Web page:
One of Samuel Goldwyn’s best lines: “It’s absolutely impossible, but it has possibilities.”
The same might be said for the proposed third track of the Long Island Rail Road.
First suggested more than a decade ago, the extra rails would clear a bottleneck between Hicksville and Floral Park, where five LIRR branches carrying more than 100,000 daily riders converge on the mainline. The added tracks would ease congestion, eliminate frequent delays and get more commuters out of their cars, reducing our carbon footprint.
All very nice, but there’s more. The extra rails would also significantly improve west-east transit, allowing New York City workers to reverse-commute to Long Island jobs that are currently going unfilled, stalling the regional economy and forcing a spate of recent corporate defections.
Given brain drain, birth dearth and other workforce challenges, it is not puffery to suggest that Long Island’s future economic prosperity is inextricably tied to those added tracks.
Alas, those Long Islanders living along the affected 9.8 miles didn’t much like the proposal, citing the added noise and rumble and the fact that hundreds of homes and businesses would be gobbled up to make room for the new tracks. There was also the unanswered question of street crossings, at which local motorists already idle for interminable minutes as LIRR trains amble by, horns a-blaring and with barricade bells ringing and lights flashing.
True numbers: Trains using the existing two tracks blast their horns 3,000 times per day along the corridor in question and stop traffic for 24 minutes of every rush hour, causing major traffic snarls on the cross roads.
So, no. Adding a third track would be just too much, according to the 12,000 or so residents who signed petitions opposing the project. Their state representatives agreed, and the MTA’s possibly great but impossibly presented third track project was shelved.
It is back, new and improved, as the centerpiece of Gov. Andrew Cuomo’s broad infrastructure plan for Long Island.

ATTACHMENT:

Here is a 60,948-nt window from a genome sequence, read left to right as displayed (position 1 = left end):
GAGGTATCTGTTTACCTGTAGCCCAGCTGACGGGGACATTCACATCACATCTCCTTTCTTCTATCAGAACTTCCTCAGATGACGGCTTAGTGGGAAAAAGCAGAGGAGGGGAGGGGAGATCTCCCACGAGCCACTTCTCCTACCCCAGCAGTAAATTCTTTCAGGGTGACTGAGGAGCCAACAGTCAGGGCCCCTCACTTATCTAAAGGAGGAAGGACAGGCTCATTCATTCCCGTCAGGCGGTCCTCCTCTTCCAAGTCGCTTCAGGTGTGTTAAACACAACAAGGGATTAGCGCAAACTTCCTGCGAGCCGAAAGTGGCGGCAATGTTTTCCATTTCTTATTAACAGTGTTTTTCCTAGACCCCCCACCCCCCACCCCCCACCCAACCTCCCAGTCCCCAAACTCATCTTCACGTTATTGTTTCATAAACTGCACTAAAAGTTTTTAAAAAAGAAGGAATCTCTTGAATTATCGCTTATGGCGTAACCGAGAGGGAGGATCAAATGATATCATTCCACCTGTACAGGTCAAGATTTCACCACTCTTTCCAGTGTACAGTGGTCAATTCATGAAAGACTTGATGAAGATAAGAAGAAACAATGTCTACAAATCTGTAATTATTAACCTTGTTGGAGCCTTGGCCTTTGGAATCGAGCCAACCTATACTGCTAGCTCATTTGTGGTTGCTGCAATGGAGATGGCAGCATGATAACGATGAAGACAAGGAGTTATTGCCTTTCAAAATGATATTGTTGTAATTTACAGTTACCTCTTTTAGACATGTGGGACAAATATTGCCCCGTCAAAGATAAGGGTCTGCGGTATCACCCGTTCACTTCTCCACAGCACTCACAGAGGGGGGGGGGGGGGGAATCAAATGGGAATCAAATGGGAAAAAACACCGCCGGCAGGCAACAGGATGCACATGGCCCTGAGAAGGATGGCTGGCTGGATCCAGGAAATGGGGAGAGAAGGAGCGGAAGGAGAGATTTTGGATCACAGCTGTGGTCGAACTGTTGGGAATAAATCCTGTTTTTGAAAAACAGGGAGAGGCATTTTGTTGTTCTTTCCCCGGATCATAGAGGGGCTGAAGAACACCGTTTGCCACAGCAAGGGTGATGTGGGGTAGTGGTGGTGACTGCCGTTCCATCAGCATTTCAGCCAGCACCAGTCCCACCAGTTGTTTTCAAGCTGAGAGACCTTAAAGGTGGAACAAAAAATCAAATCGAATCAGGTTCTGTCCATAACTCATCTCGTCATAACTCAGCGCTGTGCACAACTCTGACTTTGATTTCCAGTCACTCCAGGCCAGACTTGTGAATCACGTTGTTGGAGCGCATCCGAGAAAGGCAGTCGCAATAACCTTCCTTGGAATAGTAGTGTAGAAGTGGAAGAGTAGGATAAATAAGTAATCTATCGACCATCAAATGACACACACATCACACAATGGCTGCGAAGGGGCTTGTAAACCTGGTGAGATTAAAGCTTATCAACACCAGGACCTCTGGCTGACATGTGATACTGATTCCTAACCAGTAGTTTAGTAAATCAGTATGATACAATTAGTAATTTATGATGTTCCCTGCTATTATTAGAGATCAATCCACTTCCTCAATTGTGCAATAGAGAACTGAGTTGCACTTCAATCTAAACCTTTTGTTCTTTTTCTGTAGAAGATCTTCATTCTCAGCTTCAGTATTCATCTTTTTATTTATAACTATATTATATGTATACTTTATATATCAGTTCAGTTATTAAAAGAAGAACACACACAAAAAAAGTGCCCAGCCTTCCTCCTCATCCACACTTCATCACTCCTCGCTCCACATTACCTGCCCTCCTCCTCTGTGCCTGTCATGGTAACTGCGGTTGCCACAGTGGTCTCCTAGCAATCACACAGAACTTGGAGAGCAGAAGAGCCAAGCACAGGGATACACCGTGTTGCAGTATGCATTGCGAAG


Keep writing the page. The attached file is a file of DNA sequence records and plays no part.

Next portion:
Since unveiling it in January, the governor has scheduled public meetings, launched a website and released a “scoping document” that explains the project and why it’s so crucial for Long Island’s future. And Cuomo is promising the development process will this time “set the standard for community outreach.”
The governor’s team has already tackled some of the biggest issues associated with the project, including the condemnation of local land. No homes will need to be razed to accommodate the extra track, Cuomo says, and just 10 commercial properties will be affected, with the state offering generous buy-outs or relocation.
As for the big question about street crossings, the governor is proposing the construction of five underpasses, including one wide enough to accommodate five lanes of traffic, all to be built in under nine months. Two current crossings would be closed and speedily replaced with pedestrian bridges.
Those are just suggestions, mind you, and would be preceded by at least four public hearings and studies on the project’s social, economic and environmental impacts, even its risk to wildlife and historic and archeological resources.
“We’ll work in concert with each community,” the governor announced. “Just tell us how you want to do it.”
Whether Cuomo can turn those 12,000 detractors into supporters remains to be seen, but he’s clearly bringing the same zeal he applied to the Tappan Zee Bridge project, which will be completed in a record five years. Welcoming local input on the third track is a giant step in the right direction; another is that citizen groups opposing the initiative have agreed to join the conversation.
Goldwyn had it right. The impossible is indeed full of possibilities.